If insects aren’t your thing, I can highly recommend the Wellcome Collection’s Souzu: Outsider Art from Japan (see photo above) – one of the most surprising and heart-warming exhibitions I have seen in a long while.

Susan Muncey is a trend forecaster, blogger and founder of online curiosity shop,

Ever Decreasing Circles, cricket and quiet English despair

Richard Briers died on Monday. By way of a tribute, here is a repeat of Jon Hotten’s post about an episode of Ever Decreasing Circles and its “quiet, unacknowledged and deep-running despair”, which features, naturally enough, a game of cricket…

You might remember Ever Decreasing Circles, a British – make that English, because it could only be English – sitcom of the early 1980s, the fading final years of a genre that quite often looked at notions of class and aspiration and then gently took the piss out of them.

Ever Decreasing Circles, like Terry and June, The Good Life, Brush Strokes, Keeping Up Appearances and several others, featured the nascent middle classes, dwellers in the cul-de-sacs of the 70s boom-burbs; commuters, middle managers, golf club members, with their dreams of conservatories and souffles and the company dinner-dance. These pretensions were easily speared, but not often as darkly as they were in Ever Decreasing Circles.

It’s contextual, of course: the show is a thing of its time, written by John Esmonde not Chris Morris, but there’s a quiet, unacknowledged and deep-running despair to it that in retrospect seems quite daring. Richard Briers plays Martin, a pedantic, obsessive-compulsive valve salesman with a photocopier in his garage and moral code as inflexible as a periodic table. In 2012, he would reside somewhere on the autism spectrum; back then he was just funny, and not unrepresentative. Most people knew someone like him.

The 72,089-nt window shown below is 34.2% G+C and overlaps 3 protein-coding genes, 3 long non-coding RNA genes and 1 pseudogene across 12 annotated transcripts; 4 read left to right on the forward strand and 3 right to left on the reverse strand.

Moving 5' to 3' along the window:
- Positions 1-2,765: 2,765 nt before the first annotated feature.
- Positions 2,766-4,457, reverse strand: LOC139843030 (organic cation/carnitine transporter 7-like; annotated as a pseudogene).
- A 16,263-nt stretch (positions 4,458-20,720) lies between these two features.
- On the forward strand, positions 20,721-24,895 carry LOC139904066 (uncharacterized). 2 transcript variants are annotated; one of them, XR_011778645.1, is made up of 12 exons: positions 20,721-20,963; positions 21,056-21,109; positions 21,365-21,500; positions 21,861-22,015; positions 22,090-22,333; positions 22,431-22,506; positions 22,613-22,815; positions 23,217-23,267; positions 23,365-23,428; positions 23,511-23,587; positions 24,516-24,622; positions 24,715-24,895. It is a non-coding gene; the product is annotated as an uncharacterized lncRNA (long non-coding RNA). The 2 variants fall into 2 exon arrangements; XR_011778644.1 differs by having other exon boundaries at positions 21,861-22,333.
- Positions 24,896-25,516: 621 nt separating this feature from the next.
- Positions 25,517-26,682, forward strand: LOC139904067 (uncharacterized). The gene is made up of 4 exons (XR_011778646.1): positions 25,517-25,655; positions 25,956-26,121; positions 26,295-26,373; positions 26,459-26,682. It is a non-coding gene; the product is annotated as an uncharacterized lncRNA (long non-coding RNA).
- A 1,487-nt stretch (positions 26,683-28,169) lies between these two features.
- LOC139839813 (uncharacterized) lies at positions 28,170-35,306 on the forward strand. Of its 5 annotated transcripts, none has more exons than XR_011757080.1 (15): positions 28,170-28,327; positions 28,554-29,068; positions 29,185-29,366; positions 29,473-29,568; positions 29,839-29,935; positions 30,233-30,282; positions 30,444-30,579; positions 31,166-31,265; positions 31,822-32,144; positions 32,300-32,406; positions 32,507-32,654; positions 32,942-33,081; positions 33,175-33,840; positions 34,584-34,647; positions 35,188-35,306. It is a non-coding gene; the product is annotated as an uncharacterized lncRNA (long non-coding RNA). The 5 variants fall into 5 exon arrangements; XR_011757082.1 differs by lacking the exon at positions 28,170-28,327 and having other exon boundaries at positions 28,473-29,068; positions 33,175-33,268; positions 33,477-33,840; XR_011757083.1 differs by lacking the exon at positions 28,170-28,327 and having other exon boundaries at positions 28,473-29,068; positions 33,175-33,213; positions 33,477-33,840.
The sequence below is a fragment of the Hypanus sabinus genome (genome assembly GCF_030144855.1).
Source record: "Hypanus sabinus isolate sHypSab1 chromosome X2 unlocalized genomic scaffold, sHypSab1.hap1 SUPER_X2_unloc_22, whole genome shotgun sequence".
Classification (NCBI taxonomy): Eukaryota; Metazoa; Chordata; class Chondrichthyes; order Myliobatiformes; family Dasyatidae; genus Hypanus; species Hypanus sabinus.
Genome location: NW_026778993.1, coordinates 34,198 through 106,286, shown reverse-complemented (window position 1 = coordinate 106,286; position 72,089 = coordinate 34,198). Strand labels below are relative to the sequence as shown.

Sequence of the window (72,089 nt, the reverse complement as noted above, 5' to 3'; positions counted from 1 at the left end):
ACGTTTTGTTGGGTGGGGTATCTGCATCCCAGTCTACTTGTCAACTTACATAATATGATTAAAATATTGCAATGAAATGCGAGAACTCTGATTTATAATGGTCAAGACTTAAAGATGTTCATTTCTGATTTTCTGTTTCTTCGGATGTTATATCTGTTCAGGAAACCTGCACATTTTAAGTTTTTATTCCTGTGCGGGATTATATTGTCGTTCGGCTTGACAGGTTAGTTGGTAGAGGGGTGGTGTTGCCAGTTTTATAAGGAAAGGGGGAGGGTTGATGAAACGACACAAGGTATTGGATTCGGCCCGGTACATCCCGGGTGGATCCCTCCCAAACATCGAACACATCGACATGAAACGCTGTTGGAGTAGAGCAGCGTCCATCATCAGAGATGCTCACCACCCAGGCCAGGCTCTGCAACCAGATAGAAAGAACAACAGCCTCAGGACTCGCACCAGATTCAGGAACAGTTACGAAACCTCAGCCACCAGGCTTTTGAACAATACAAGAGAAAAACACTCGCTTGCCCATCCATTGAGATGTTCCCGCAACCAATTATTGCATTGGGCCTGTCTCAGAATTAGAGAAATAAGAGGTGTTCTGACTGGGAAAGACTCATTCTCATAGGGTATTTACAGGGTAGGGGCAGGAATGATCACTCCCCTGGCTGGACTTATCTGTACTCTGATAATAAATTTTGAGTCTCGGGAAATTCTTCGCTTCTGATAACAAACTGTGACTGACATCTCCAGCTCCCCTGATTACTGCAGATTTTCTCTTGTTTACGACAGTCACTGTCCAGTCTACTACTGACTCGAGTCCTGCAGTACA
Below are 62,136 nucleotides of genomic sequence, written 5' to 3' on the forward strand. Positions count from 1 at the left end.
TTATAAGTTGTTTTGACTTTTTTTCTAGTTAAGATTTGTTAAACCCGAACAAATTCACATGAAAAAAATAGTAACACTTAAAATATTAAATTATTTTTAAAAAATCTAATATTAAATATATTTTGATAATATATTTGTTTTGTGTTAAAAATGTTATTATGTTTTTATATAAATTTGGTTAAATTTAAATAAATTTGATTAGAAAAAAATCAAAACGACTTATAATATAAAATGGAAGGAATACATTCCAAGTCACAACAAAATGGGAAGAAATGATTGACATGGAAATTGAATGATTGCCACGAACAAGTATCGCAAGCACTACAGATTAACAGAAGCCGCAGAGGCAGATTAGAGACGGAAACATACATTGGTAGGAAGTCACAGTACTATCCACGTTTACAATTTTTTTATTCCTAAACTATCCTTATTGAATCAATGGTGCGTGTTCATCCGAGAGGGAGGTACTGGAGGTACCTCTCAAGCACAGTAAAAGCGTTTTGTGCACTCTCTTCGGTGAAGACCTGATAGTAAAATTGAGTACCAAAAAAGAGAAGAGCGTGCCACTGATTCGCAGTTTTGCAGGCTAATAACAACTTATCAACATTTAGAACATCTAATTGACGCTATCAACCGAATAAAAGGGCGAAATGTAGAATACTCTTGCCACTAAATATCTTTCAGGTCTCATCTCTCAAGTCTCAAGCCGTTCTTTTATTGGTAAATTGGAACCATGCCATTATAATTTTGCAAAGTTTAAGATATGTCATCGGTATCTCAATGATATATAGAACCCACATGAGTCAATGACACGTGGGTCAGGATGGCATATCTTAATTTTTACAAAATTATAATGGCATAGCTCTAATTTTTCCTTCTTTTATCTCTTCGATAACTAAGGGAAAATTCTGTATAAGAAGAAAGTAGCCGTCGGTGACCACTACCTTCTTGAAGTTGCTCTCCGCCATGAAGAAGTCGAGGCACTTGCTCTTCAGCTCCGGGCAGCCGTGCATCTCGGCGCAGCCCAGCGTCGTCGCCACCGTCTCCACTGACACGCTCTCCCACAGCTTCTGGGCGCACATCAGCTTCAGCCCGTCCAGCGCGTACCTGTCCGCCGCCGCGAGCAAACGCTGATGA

His neighbours were Howard and Hilda, a couple that seem weirder now than they ever did then, a middle-aged, guileless pair who wore matching jumpers and thought the same thoughts at the same time. In 2012 they would have been hounded to death by Jeremy Kyle kids or under the care of social services. The jeopardy came from Paul, a new arrival in the close who was handsome, urbane, funny, good at everything, and – most shockingly of all – the owner of a successful hair salon. Martin loathed Paul of course, not just for who he was, but for what he represented. There was a darker subtext, too. Martin’s wife obviously fancied Paul, to which Martin was oblivious (thus making any hint of betrayal all the more devastating).

Ennui, boredom, acceptance, resentment, disillusionment, loyalty – it was all there, just alluded to rather than highlighted. The other day I stumbled on an episode, in three parts, on Youtube (above, and continued below). It’s a about a cricket match. The set-up is classic; like all sitcoms, it telegraphs its ending while allowing it to be savoured. Martin is the team’s skipper. He has run the side for Continue reading

Review: Jonathan Meades – The Joy of Essex (BBC Four)

Meades the Joy of Essex

Jonathan Meades returns to our screens tonight with The Joy of Essex (BBC Four, 9pm). Our own Jonathon Green finds his old friend in typical acerbic, cliché-bashing form…